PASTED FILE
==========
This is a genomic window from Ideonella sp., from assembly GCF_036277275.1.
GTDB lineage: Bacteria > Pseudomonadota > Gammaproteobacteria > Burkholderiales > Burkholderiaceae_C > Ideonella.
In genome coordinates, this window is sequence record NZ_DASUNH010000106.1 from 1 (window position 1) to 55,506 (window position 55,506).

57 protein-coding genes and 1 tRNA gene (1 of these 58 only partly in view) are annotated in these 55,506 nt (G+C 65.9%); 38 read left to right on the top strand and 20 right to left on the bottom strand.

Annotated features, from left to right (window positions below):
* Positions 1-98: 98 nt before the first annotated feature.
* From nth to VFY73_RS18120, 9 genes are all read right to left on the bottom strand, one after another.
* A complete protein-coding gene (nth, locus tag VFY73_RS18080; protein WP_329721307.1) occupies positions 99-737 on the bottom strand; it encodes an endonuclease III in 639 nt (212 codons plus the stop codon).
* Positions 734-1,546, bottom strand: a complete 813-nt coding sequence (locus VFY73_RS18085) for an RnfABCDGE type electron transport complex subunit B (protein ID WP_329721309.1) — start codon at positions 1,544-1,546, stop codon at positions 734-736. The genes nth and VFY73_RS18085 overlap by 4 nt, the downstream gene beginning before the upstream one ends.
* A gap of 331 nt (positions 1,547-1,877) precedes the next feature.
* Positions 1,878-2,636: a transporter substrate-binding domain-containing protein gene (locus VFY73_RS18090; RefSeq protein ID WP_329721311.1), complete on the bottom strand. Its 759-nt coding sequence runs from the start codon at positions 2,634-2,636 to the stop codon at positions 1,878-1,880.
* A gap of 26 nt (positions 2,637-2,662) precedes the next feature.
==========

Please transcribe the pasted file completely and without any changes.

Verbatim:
This is a genomic window from Ideonella sp., from assembly GCF_036277275.1.
GTDB lineage: Bacteria > Pseudomonadota > Gammaproteobacteria > Burkholderiales > Burkholderiaceae_C > Ideonella.
In genome coordinates, this window is sequence record NZ_DASUNH010000106.1 from 1 (window position 1) to 55,506 (window position 55,506).

57 protein-coding genes and 1 tRNA gene (1 of these 58 only partly in view) are annotated in these 55,506 nt (G+C 65.9%); 38 read left to right on the top strand and 20 right to left on the bottom strand.

Annotated features, from left to right (window positions below):
* Positions 1-98: 98 nt before the first annotated feature.
* From nth to VFY73_RS18120, 9 genes are all read right to left on the bottom strand, one after another.
* A complete protein-coding gene (nth, locus tag VFY73_RS18080; protein WP_329721307.1) occupies positions 99-737 on the bottom strand; it encodes an endonuclease III in 639 nt (212 codons plus the stop codon).
* Positions 734-1,546, bottom strand: a complete 813-nt coding sequence (locus VFY73_RS18085) for an RnfABCDGE type electron transport complex subunit B (protein ID WP_329721309.1) — start codon at positions 1,544-1,546, stop codon at positions 734-736. The genes nth and VFY73_RS18085 overlap by 4 nt, the downstream gene beginning before the upstream one ends.
* A gap of 331 nt (positions 1,547-1,877) precedes the next feature.
* Positions 1,878-2,636: a transporter substrate-binding domain-containing protein gene (locus VFY73_RS18090; RefSeq protein ID WP_329721311.1), complete on the bottom strand. Its 759-nt coding sequence runs from the start codon at positions 2,634-2,636 to the stop codon at positions 1,878-1,880.
* A gap of 26 nt (positions 2,637-2,662) precedes the next feature.